ASU 2010-06 Improvements to Disclosures about Fair Value Measurements
by AccountingWeb on
The FASB has already issued 8 new accounting standard updates this year. Here is a summary of the 6th one.
In January 2010, the FASB issued ASU 2010-06- Improving Disclosures about Fair Value Measurements. ASU 2010-06 requires additional disclosures about fair value measurements including transfers in and out of Levels 1 and 2 and a higher level of disaggregation for the different types of financial instruments. For the reconciliation of Level 3 fair value measurements, information about purchases, sales, issuances and settlements should be presented separately. This ASU is effective for annual and interim reporting periods beginning after December 15, 2009 for most of the new disclosures (Yes, this means it was effective for calendar year companies before it was issued) and for periods beginning after December 15, 2010 for the new Level 3 disclosures. Comparative disclosures are not required in the first year the disclosures are required.
1. What are the new disclosures that are effective for the 1st quarter 2010 10Q?
a. The amounts of significant transfers between Level 1 and Level 2 and the reasons for the transfers.
Significant transfers into Level 1 or 2 are to be disclosed separately from transfers out of these Levels. To determine if the amount of the transfers are significant, they should be compared to Earnings and Total Assets or Total Liabilities or if the changes are recorded in Other Comprehensive Income (OCI), the transfers should be compared to Total Equity.
The entities policy for recognizing the timing of the transfers (such as the actual date, beginning of reporting period or end of the reporting period) needs to be disclosed and consistently followed.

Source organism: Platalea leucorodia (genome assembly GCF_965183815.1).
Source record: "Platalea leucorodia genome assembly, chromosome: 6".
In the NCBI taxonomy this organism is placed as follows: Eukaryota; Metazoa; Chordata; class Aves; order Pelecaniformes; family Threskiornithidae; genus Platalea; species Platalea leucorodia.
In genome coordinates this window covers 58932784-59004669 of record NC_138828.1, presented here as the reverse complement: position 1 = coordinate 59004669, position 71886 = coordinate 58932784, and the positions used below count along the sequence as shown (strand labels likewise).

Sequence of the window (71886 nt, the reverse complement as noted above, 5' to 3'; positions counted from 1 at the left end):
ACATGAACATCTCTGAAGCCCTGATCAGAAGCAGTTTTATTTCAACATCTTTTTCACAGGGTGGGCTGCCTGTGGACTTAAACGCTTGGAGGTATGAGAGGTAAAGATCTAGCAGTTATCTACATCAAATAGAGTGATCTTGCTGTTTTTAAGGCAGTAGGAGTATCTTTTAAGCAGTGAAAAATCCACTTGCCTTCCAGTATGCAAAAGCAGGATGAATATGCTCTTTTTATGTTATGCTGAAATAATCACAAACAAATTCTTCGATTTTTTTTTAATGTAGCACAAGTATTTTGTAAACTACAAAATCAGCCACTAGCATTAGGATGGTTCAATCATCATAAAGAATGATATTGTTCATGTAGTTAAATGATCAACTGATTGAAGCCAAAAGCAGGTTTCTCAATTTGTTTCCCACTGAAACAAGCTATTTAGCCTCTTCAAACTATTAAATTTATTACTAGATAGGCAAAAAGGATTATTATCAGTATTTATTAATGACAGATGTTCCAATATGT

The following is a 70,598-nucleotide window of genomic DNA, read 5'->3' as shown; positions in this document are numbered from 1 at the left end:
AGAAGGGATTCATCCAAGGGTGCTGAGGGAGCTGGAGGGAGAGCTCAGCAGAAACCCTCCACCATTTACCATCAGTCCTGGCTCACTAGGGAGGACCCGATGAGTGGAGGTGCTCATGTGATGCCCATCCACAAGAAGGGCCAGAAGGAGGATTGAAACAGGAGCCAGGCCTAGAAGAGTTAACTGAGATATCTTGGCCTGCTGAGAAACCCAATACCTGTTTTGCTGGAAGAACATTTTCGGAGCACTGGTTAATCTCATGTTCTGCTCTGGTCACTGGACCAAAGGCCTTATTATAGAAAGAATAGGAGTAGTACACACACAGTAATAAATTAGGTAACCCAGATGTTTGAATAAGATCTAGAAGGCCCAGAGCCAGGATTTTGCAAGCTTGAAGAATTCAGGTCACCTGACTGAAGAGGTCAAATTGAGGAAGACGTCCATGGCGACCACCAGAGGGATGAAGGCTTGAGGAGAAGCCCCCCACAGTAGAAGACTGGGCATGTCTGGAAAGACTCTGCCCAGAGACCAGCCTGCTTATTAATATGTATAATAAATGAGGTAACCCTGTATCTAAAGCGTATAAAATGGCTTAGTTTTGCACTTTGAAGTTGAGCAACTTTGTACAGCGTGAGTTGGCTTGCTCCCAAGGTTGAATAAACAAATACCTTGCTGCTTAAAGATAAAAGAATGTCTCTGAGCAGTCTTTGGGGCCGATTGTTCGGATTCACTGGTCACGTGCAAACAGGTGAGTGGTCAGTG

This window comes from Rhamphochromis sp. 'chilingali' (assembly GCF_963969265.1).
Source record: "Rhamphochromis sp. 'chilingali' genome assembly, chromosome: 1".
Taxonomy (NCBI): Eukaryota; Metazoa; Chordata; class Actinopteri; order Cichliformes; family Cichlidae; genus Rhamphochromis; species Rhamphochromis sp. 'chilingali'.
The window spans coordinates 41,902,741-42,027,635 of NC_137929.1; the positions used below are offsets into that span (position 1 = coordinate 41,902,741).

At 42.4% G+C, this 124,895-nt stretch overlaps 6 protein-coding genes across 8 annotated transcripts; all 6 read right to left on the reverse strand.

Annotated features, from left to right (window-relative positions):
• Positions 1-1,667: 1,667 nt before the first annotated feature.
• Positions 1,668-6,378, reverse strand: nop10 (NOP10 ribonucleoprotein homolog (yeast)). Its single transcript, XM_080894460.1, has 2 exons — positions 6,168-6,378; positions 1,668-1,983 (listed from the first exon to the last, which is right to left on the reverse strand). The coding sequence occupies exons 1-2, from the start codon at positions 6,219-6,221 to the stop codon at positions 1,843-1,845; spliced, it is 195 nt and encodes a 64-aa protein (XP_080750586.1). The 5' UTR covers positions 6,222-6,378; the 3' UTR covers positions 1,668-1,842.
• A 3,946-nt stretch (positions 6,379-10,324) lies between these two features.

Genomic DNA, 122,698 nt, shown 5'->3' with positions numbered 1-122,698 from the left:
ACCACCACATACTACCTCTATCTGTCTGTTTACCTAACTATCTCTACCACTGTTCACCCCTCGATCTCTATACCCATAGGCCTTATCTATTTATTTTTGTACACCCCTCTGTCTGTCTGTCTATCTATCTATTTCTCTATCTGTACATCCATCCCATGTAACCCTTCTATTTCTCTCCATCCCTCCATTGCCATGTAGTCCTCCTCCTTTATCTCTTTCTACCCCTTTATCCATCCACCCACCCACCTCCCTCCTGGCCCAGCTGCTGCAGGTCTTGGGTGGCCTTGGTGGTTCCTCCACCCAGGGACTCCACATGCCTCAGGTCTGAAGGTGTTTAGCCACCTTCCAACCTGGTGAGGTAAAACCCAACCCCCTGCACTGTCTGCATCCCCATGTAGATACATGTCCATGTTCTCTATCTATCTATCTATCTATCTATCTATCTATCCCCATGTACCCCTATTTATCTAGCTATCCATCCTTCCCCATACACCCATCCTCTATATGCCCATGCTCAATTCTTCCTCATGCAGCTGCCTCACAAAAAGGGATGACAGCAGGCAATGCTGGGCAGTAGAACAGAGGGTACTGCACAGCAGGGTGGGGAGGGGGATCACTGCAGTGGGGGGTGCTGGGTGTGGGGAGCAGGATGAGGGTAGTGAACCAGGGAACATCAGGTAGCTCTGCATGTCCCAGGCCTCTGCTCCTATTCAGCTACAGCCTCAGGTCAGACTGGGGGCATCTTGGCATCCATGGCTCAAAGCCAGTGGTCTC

b. A description of the valuation technique and inputs for Level 2 and Level 3.
The valuation technique used to value Level 2 and Level 3 inputs (i.e. income, market or cost approach) is to be disclosed along with the inputs used to determine the fair value of the instrument. Any changes in the valuation technique should be disclosed along with the reason for making the change.
The disclosures for the assets and liabilities measured at fair value are to be presented based on each class of financial instrument instead of each major category. Each class should be separated based on the basis of the nature and risks of the investments. These disclosures often will require greater disaggregation than the line items in the statement of financial position. Level 3 assets and liabilities should be more disaggregated than Level 1 or Level 2 due to the increased risk of these instruments. This means you need to add more lines to your tables.
d. Derivative assets and liabilities
Derivative assets and liabilities are to be presented on a gross basis, similar to the disclosures in FASC 815, expect for the Level 3 disclosures which can be presented gross or net. This means you have to separate out any netting of gains and losses for each counterparty and any netting of collateral. A separate column will need to be added to reconcile the gross amount to what is disclosed on the balance sheet, similar to your derivative tables.
2. What are the new disclosures that are effective for the 1st quarter 2011 10Q?
a. Changes to the Level 3 Reconciliation
Total gains or losses recorded in earnings for the period are to be presented separately from
total gains or losses recorded in OCI for the period along with where they are reported in net income or OCI.
Purchases, sales, issuances and settlements are to be presented separately instead of the current guidance which allows a net presentation of these items.
As with the Level 1 and Level 2 inputs, significant transfers into Level 3 are to be separately disclosed from transfers out of Level 3 and the entity’s policy for the timing of recognizing the transfers needs to be disclosed.
FASC 715 – Compensation – Retirement Benefits – Defined Benefit Plans is updated by this ASU to require the additional disaggregation of the disclosures. This applies to your pension plan assets.